A Third of Our Food Depend on Bees and Other Insects — Don't Kill Them!


Human Wrongs Watch

By Matthias Wüthrich, Greenpeace*May 20, 2014 — A third of our food, including some of our most delicious produce such as apples, tomatoes and coffee, along with most of the flowering plants on earth, depend on honeybees, wild bees and other insects for pollination. The situation, however, doesn’t look good for either bees or our food. Toxic pesticides used on crops and flowers are contaminating pollen and nectar sought by bees, with adverse effects on their health.

Photo: Greenpeace

Photo: Greenpeace

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The cause? A destructive, chemical-intensive agricultural system promoted by several multinational companies. These corporations not only threaten our bees, but also put our food security and diversity at risk.

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To expose this broken farming system, Greenpeace released scientific reports, videos and took action against the bee-killing companies. 
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We tested the pollen collected by worker bees and found that more than two-thirds was contaminated with up to 17 different toxic chemicals.
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Toxic Eden
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We also showed how our gardens, balconies and public parks could be turning into a toxic Eden. We tested flowers and plants bought at gardening centres, supermarkets and DIY-stores from across Europe, exposing that the samples contained bee-killing pesticides, including those of the neonicotinoid group, subject of an EU-wide ban.
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Gardeners and bee-friends came together to oppose this threat to bees and took action. Across Europe, people asked questions at gardening centres demanding bee-friendly organic flowers.
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Greenpeace also released an apocalyptic fictional short film featuring futuristic ‘Robobees’ who will pollinate crops once all natural pollinators become extinct.
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“Chemical Companies Could Someday Profit from the Bee Colony Collapse”
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The short film highlights the irony in how chemical companies could someday profit from the bee colony collapse, while they have in fact contributed to its collapse in the first place. Is this the future we want for agriculture?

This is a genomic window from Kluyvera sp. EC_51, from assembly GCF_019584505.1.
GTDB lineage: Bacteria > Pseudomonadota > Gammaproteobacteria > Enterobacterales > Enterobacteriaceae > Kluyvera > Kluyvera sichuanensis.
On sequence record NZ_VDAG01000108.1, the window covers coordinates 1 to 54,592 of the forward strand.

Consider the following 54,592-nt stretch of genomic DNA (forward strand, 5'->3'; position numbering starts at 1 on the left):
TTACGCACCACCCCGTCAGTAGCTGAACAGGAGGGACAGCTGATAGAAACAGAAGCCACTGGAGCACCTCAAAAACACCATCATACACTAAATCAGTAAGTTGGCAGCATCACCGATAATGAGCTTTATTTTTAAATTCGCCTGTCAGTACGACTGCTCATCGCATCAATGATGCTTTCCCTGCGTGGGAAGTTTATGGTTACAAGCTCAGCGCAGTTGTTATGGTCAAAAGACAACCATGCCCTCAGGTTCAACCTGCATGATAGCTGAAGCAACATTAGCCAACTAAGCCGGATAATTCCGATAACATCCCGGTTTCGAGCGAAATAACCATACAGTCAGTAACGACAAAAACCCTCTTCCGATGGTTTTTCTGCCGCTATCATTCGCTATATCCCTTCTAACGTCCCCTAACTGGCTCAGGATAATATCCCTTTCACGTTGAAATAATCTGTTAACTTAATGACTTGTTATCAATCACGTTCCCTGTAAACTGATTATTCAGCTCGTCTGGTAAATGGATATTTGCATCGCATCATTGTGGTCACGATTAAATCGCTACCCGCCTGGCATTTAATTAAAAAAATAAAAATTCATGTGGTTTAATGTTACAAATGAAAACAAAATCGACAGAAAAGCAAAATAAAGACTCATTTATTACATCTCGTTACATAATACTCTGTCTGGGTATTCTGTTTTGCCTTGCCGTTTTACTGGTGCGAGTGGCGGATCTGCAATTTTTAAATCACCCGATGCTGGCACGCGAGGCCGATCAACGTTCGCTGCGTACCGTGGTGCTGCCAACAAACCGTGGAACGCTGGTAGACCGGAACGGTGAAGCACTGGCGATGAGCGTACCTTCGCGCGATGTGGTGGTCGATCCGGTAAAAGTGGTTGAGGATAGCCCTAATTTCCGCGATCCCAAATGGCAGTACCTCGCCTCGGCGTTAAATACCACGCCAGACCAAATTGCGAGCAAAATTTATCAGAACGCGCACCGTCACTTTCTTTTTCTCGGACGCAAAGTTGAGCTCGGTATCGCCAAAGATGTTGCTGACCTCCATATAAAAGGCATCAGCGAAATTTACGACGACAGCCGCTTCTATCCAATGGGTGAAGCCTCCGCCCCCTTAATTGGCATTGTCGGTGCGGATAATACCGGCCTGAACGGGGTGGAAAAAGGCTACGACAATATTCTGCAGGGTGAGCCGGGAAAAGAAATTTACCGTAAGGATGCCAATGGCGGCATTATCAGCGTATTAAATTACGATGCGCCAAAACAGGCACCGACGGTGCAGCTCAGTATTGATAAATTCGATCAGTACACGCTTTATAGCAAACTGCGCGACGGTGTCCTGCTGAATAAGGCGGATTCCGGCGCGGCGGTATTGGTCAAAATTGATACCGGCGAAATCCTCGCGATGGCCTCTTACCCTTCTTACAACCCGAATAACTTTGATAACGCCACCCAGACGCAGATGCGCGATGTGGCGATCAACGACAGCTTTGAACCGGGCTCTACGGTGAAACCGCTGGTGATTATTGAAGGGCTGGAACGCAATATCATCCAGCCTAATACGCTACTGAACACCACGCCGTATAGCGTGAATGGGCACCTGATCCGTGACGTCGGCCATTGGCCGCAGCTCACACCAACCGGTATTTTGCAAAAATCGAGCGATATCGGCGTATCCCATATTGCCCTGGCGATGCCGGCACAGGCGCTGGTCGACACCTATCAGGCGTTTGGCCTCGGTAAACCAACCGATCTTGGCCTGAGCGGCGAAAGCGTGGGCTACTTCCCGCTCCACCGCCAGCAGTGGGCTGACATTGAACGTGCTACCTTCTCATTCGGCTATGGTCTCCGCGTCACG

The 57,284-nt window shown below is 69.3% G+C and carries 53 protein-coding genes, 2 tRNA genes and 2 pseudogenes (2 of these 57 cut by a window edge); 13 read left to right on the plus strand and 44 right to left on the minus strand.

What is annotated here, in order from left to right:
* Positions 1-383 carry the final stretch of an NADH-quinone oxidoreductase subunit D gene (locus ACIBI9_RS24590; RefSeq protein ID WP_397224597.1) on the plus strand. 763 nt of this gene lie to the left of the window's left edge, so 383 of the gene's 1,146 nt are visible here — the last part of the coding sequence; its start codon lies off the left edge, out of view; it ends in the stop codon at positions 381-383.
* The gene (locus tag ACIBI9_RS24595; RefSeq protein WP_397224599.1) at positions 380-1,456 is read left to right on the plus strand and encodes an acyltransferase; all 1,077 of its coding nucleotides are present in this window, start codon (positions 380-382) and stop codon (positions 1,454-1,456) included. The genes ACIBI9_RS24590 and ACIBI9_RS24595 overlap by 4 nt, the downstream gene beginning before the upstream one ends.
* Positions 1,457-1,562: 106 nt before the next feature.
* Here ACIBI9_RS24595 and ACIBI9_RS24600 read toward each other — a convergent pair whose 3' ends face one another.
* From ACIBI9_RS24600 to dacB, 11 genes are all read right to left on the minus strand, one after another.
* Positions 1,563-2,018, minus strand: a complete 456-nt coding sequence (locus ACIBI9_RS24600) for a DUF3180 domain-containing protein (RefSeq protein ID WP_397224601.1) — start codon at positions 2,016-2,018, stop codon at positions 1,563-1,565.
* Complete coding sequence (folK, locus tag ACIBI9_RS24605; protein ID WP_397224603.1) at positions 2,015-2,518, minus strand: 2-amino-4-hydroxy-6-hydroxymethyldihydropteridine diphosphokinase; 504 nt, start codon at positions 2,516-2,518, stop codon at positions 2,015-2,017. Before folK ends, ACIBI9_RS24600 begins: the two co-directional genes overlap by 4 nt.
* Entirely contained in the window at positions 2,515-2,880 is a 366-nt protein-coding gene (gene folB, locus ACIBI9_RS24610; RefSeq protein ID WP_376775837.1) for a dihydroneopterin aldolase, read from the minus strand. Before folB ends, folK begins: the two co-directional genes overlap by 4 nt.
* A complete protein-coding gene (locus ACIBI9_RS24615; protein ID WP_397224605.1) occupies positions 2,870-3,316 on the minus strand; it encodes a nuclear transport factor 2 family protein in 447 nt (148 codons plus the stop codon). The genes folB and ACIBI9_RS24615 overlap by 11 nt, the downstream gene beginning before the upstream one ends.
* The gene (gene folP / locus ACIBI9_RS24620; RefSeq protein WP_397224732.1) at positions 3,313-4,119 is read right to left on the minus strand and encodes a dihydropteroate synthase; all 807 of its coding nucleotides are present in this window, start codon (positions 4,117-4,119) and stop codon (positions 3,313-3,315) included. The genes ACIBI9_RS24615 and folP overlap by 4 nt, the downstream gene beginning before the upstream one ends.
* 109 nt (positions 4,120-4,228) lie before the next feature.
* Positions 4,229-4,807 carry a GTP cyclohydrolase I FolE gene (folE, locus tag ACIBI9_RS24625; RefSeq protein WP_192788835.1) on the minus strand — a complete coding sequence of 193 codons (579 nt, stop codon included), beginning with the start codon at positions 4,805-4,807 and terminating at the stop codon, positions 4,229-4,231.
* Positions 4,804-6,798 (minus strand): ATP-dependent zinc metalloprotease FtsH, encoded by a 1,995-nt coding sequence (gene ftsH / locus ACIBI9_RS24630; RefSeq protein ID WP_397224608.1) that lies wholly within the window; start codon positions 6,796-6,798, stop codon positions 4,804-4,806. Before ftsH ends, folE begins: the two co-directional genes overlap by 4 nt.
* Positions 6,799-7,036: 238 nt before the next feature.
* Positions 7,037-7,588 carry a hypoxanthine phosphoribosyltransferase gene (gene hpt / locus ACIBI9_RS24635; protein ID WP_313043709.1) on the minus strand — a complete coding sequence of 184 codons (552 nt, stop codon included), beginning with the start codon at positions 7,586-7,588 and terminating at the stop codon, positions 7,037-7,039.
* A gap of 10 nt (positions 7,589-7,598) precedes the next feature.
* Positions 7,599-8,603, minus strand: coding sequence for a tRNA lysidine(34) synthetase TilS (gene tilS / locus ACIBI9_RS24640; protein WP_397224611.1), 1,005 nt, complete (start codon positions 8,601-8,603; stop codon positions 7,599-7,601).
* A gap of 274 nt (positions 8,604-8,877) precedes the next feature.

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To voice our concerns, we attended the Syngenta and Bayer annual general meetings. When they denied that their chemical products contribute to the decline of bees, we exposed their lies and showed how they aggressively lobby politicians to protect their profits. Fortunately, the battle is not yet lost for the bees; change is still possible.
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A solution and a way out of the current industrial agricultural crisis does exist; it’s called ecological farming. Ecological farming works with the diversity of nature to produce healthy food for all, and at the same time protects the planet and bees.
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Ecological farming practices are feasible on a large-scale and are being implemented successfully by innovative farmers across Europe.
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Mobilizing People on the Importance of Bees for Food Security
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Across Europe, citizens continue to speak up for the bees. Around 1,000 Greenpeace volunteers organized activities in 110 cities to inform and mobilize people on the importance of bees for our food security. Activities took place at colourful street markets and concerts, and protests were held at gardening centres from Hamburg to Rome and from Sofia to Malaga, and beyond.
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These activities are part of the growing international movement of gardeners, consumers, farmers, experts and beekeepers raising their voices to defend our bees and promote ecological farming.
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Politicians in Europe cannot ignore these voices. They must seek an immediate ban all bee-harming pesticides, and implement action plans to save the bees in the long term.
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Like the Greenbees activists, we must also act now to protect our food and allow our bee friends to prosper again in a chemical-free and ecologically farmed world. We must act together to protect the food we grow, harvest, and put on our tables, but to do this we cannot allow the buzzing bees to fall silent. Act now and sign the petition.
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*Matthias Wüthrich is an Ecological Farming campaigner and European bees project leader at Greenpeace Switzerland. Go to Original.

2014 Human Wrongs Watch

 

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